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Andreas Uhl9 Experiments: Fitness Function Discovery of the optimal settings: –Fitness Function The fitness function evaluates the different quantization tables. It focuses on the mean error rates of a particular picture set which is generated by one specific quantization matrix. To gather these values, all different pictures are compared with each other to obtain the particular Hamming distances. –This leads to two vectors of legitimate and impostor comparison values. –A threshold sweep provides certain FAR and FRR results for each step. –The mean error rates should be minimized during the optimization process. –The algorithm ends when the populations mean fitness value remains unchanged for 10 generations (after at least 50 processed generations).

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Andreas Uhl10 Results: Population & Elite Count Discovery of the optimal settings: –Population Size The size of the population has been varied between 10, 20 and 30. –Impacts the optimization performance as well as the computational demand. –10 individuals/60 generations and 20 individuals/30 generations both yield a fitness value of individuals/20 generations provide a fitness of –Therefore, we have selected a medium population size of 20 individuals. –Elite Members The amount of best-fitness individuals which are able to bequeath their genes and survive the alternation of generations. Two elite members provide in nearly every test a better performance than just one. We apply two elite members in each generation.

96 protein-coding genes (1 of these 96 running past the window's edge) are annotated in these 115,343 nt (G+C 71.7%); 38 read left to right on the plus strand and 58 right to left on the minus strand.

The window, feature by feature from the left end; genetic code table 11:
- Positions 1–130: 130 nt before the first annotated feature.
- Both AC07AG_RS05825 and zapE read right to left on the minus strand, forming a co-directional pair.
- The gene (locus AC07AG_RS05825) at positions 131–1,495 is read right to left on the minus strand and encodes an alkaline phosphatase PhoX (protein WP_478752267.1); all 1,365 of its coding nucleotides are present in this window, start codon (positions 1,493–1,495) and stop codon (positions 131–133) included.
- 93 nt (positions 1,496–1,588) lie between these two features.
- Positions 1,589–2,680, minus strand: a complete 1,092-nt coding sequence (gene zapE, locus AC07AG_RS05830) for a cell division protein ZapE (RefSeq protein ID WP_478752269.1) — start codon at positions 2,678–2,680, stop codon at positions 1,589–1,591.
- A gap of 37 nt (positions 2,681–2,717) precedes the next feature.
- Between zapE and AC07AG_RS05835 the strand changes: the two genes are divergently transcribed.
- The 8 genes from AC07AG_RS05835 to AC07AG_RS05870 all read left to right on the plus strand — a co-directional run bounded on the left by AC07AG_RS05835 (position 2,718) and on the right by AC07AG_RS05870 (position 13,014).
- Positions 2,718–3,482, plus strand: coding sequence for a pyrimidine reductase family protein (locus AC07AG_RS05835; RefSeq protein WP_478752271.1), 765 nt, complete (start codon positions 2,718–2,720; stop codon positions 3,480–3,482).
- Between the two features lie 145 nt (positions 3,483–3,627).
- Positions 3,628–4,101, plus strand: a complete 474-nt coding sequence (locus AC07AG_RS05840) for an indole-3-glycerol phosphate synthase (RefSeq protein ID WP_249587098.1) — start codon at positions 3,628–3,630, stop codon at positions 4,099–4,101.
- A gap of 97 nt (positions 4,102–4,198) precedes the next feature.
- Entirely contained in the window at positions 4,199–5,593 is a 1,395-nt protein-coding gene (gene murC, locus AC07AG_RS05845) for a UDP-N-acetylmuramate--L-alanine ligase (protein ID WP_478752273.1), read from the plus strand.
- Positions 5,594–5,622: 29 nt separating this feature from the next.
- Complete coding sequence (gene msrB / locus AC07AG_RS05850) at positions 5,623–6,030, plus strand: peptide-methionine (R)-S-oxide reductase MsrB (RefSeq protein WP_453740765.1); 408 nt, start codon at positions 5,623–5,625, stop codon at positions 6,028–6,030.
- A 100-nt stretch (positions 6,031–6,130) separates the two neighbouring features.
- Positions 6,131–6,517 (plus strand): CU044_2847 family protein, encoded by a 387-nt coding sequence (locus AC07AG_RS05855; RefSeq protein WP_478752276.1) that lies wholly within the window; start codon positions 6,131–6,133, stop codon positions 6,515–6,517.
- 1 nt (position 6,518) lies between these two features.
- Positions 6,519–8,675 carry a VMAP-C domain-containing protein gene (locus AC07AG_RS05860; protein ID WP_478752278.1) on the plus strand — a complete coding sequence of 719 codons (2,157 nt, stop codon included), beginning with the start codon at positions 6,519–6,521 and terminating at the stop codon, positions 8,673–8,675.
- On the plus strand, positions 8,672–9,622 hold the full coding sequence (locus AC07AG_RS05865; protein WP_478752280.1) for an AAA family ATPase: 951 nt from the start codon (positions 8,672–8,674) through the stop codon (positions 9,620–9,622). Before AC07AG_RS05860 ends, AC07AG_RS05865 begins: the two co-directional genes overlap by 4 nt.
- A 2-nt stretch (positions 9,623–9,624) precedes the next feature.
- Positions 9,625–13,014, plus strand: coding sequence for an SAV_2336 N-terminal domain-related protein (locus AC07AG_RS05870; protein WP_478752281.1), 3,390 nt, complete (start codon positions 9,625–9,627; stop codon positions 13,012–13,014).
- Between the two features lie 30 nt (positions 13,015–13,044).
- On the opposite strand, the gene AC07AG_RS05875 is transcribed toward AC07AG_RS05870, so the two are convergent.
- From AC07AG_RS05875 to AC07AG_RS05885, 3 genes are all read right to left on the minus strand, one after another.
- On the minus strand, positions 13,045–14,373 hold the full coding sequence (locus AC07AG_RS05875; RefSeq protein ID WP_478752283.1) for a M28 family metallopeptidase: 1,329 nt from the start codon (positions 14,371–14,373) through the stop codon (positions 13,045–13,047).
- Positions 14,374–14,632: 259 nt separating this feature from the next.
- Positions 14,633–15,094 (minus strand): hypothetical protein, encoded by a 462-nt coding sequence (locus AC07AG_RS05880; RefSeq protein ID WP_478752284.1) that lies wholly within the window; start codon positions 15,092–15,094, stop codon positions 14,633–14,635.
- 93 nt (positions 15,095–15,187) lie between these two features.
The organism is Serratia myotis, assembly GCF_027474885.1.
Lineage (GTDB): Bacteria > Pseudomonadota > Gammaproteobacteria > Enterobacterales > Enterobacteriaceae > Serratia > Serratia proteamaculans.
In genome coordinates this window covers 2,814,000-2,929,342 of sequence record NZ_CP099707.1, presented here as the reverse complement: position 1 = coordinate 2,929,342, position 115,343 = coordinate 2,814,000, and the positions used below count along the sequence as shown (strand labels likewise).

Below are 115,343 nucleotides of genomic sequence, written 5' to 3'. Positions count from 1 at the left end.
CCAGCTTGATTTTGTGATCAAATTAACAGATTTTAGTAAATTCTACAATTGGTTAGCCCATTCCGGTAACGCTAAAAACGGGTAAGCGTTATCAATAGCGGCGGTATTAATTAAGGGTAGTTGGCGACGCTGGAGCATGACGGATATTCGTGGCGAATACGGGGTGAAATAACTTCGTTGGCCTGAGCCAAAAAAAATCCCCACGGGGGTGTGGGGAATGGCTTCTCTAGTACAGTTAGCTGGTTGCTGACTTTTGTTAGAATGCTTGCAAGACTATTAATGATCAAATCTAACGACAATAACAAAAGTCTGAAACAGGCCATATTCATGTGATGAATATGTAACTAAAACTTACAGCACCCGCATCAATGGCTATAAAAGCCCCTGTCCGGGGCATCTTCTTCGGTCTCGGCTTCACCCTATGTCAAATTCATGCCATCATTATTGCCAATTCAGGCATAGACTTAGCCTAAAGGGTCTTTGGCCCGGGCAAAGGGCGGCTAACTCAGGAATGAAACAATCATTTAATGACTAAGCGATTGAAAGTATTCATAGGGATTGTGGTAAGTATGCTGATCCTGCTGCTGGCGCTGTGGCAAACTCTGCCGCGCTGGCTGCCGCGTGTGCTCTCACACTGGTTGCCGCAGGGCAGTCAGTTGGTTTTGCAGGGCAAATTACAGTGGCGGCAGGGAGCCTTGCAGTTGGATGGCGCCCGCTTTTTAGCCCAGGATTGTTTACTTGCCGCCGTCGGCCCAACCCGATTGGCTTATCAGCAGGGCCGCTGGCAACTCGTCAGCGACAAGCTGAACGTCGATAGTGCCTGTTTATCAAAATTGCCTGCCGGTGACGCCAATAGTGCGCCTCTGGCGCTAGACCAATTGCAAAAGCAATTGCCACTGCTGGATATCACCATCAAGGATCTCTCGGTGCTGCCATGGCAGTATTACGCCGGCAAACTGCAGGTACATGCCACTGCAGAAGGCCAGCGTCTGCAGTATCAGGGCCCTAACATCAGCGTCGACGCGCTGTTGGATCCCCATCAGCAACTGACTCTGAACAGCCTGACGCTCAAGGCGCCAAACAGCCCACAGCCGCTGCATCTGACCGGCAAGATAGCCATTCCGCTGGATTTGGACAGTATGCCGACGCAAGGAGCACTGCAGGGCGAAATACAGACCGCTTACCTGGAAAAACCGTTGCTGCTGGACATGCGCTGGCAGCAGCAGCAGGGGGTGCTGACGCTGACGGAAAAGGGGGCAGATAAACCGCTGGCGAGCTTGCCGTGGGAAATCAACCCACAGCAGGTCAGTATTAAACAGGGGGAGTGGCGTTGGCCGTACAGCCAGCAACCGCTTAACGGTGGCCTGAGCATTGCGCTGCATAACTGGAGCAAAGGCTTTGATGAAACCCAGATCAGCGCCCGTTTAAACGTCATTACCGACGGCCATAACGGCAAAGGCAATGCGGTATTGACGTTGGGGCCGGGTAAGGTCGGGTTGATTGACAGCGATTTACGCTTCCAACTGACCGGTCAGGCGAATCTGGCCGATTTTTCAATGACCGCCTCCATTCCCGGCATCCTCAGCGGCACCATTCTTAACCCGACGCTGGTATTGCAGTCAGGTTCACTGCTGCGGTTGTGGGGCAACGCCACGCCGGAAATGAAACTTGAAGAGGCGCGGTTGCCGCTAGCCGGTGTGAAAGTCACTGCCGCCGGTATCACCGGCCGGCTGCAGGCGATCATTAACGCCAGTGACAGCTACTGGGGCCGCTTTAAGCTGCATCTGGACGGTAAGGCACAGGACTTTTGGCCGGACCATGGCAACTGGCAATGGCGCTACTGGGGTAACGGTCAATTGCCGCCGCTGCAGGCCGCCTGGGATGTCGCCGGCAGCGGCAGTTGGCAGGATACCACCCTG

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Andreas Uhl11 Results: Crossover Discovery of the optimal settings: –Crossover fraction: Specifies the percentage of individuals which genes are created through a crossover mixture of two parent individuals. We gain the best results with a 60% crossover fraction. –A higher number (80%) lessens the individuals available for mutation and the amount of elite members. –A small number (40%) of crossover individuals are just well performing in small populations, obviously as a consequence of many of elite members. 40% crossover60% crossover